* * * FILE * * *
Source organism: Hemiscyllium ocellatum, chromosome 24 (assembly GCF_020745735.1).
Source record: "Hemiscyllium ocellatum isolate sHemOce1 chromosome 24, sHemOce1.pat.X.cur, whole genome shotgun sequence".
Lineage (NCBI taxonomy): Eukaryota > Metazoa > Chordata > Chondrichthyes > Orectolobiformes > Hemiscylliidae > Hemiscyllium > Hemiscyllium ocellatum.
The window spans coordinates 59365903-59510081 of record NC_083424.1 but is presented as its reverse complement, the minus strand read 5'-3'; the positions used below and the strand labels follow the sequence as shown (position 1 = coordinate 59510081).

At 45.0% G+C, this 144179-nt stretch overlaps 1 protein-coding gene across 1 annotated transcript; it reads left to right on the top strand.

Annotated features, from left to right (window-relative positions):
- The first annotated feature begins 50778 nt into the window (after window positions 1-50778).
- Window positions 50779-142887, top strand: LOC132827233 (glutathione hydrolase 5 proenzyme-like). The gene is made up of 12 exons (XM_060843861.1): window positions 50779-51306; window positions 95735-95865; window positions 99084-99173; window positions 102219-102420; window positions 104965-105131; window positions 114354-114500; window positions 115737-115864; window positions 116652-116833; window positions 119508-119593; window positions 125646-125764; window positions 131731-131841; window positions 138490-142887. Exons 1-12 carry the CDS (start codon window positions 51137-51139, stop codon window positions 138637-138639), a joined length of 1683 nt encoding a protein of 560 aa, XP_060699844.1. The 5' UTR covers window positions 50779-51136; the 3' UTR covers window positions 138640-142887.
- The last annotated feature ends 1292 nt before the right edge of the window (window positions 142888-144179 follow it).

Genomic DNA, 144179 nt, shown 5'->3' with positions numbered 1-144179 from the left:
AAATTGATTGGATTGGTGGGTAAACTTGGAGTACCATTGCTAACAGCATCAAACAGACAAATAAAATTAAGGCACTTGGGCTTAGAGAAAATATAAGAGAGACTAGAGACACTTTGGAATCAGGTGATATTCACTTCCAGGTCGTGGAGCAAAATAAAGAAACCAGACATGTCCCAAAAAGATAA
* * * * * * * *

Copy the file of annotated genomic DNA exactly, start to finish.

Source organism: Hemiscyllium ocellatum, chromosome 24 (assembly GCF_020745735.1).
Source record: "Hemiscyllium ocellatum isolate sHemOce1 chromosome 24, sHemOce1.pat.X.cur, whole genome shotgun sequence".
Lineage (NCBI taxonomy): Eukaryota > Metazoa > Chordata > Chondrichthyes > Orectolobiformes > Hemiscylliidae > Hemiscyllium > Hemiscyllium ocellatum.
The window spans coordinates 59365903-59510081 of record NC_083424.1 but is presented as its reverse complement, the minus strand read 5'-3'; the positions used below and the strand labels follow the sequence as shown (position 1 = coordinate 59510081).

At 45.0% G+C, this 144179-nt stretch overlaps 1 protein-coding gene across 1 annotated transcript; it reads left to right on the top strand.

Annotated features, from left to right (window-relative positions):
- The first annotated feature begins 50778 nt into the window (after window positions 1-50778).
- Window positions 50779-142887, top strand: LOC132827233 (glutathione hydrolase 5 proenzyme-like). The gene is made up of 12 exons (XM_060843861.1): window positions 50779-51306; window positions 95735-95865; window positions 99084-99173; window positions 102219-102420; window positions 104965-105131; window positions 114354-114500; window positions 115737-115864; window positions 116652-116833; window positions 119508-119593; window positions 125646-125764; window positions 131731-131841; window positions 138490-142887. Exons 1-12 carry the CDS (start codon window positions 51137-51139, stop codon window positions 138637-138639), a joined length of 1683 nt encoding a protein of 560 aa, XP_060699844.1. The 5' UTR covers window positions 50779-51136; the 3' UTR covers window positions 138640-142887.
- The last annotated feature ends 1292 nt before the right edge of the window (window positions 142888-144179 follow it).

Genomic DNA, 144179 nt, shown 5'->3' with positions numbered 1-144179 from the left:
AAATTGATTGGATTGGTGGGTAAACTTGGAGTACCATTGCTAACAGCATCAAACAGACAAATAAAATTAAGGCACTTGGGCTTAGAGAAAATATAAGAGAGACTAGAGACACTTTGGAATCAGGTGATATTCACTTCCAGGTCGTGGAGCAAAATAAAGAAACCAGACATGTCCCAAAAAGATAA